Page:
No. 160 [from The Spectator] by Joseph Addison

Story type: EssayNo. 160Monday, September 3, 1711.‘… Cui mens divinior, atque osMagna sonaturum, des nominis hujus honorem.’Hor.There is no Character more frequently give …

Story type: Essay

No. 160
Monday, September 3, 1711.

‘… Cui mens divinior, atque os

Magna sonaturum, des nominis hujus honorem.’

Hor.

There is no Character more frequently given to a Writer, than that of being a Genius. I have heard many a little Sonneteer called a fine Genius. There is not an Heroick Scribler in the Nation, that has not his Admirers who think him a great Genius; and as for your Smatterers in Tragedy, there is scarce a Man among them who is not cried up by one or other for a prodigious Genius.

My design in this Paper is to consider what is properly a great Genius, and to throw some Thoughts together on so uncommon a Subject.

Among great Genius’s those few draw the Admiration of all the World upon them, and stand up as the Prodigies of Mankind, who by the meer Strength of natural Parts, and without any Assistance of Arts or Learning, have produced Works that were the Delight of their own Times, and the Wonder of Posterity. There appears something nobly wild and extravagant in these great natural Genius’s, that is infinitely more beautiful than all the Turn and Polishing of what the French call a Bel Esprit, by which they would express a Genius refined by Conversation, Reflection, and the Reading of the most polite Authors. The greatest Genius [which [1]] runs through the Arts and Sciences, takes a kind of Tincture from them, and falls unavoidably into Imitation.

Many of these great natural Genius’s that were never disciplined and broken by Rules of Art, are to be found among the Ancients, and in particular among those of the more Eastern Parts of the World. Homer has innumerable Flights that Virgil was not able to reach, and in the Old Testament we find several Passages more elevated and sublime than any in Homer. At the same time that we allow a greater and more daring Genius to the Ancients, we must own that the greatest of them very much failed in, or, if you will, that they were very much above the Nicety and Correctness of the Moderns. In their Similitudes and Allusions, provided there was a Likeness, they did not much trouble themselves about the Decency of the Comparison: Thus Solomon resembles the Nose of his Beloved to the Tower of Libanon which looketh toward Damascus; as the Coming of a Thief in the Night, is a Similitude of the same kind in the New Testament. It would be endless to make Collections of this Nature; Homer illustrates one of his Heroes encompassed with the Enemy by an Ass in a Field of Corn that has his Sides belaboured by all the Boys of the Village without stirring a Foot for it: and another of them tossing to and fro in his Bed and burning with Resentment, to a Piece of Flesh broiled on the Coals. This particular Failure in the Ancients, opens a large Field of Raillery to the little Wits, who can laugh at an Indecency but not relish the Sublime in these Sorts of Writings. The present Emperor of Persia, conformable to this Eastern way of Thinking, amidst a great many pompous Titles, denominates himself The Sun of Glory and the Nutmeg of Delight. In short, to cut off all Cavilling against the Ancients and particularly those of the warmer Climates who had most Heat and Life in their Imaginations, we are to consider that the Rule of observing what the French call the Bienseance in an Allusion, has been found out of latter Years, and in the colder Regions of the World; where we would make some Amends for our want of Force and Spirit, by a scrupulous Nicety and Exactness in our Compositions.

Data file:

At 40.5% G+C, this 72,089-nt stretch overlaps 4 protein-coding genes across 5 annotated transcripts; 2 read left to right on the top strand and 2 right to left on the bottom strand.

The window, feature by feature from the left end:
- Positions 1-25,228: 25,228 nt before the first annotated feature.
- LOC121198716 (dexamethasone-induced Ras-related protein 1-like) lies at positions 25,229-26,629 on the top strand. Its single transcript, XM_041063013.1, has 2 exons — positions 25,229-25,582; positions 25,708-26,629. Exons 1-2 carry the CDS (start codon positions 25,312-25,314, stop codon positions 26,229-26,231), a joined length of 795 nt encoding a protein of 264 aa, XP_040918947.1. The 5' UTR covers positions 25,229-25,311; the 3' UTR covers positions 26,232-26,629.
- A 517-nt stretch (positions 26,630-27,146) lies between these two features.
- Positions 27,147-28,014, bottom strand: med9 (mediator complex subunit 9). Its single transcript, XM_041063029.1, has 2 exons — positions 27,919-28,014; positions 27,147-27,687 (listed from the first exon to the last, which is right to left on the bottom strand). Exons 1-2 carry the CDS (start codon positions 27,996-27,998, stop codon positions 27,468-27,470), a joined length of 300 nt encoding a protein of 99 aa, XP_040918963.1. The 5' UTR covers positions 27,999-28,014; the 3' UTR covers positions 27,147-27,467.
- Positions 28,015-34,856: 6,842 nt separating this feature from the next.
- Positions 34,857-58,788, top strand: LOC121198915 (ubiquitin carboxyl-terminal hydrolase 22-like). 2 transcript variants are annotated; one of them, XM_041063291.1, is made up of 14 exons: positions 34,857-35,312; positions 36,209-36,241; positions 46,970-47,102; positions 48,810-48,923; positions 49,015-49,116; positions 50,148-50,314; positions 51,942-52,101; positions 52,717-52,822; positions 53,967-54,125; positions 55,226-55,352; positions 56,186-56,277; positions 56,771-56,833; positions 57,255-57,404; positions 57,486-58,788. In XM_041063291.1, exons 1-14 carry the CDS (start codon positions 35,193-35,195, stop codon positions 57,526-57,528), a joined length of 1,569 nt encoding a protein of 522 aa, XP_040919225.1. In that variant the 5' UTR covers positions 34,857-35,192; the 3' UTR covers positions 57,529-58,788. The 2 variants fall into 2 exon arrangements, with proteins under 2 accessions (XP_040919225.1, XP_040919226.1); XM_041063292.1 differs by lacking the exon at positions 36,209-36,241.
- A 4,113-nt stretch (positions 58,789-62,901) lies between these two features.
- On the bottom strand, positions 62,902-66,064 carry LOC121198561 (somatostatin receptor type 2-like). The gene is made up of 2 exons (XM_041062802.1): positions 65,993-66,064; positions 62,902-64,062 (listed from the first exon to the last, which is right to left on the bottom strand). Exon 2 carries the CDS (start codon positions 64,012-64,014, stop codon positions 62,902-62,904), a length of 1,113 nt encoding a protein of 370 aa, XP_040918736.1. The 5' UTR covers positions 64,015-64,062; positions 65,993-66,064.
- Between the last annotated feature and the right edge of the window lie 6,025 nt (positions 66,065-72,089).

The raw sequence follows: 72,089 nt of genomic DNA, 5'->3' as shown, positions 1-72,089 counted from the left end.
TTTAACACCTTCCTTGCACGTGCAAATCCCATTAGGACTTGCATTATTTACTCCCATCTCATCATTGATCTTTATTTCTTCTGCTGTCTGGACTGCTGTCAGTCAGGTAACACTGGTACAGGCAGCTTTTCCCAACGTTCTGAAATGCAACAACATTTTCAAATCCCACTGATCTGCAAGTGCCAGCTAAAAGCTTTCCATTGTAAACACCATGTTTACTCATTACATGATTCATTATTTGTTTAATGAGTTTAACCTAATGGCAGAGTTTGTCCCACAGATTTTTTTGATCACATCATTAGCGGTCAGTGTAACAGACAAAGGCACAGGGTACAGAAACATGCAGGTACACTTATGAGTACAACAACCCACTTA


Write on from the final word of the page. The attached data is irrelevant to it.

Our Countryman Shakespear was a remarkable Instance of this first kind of great Genius’s.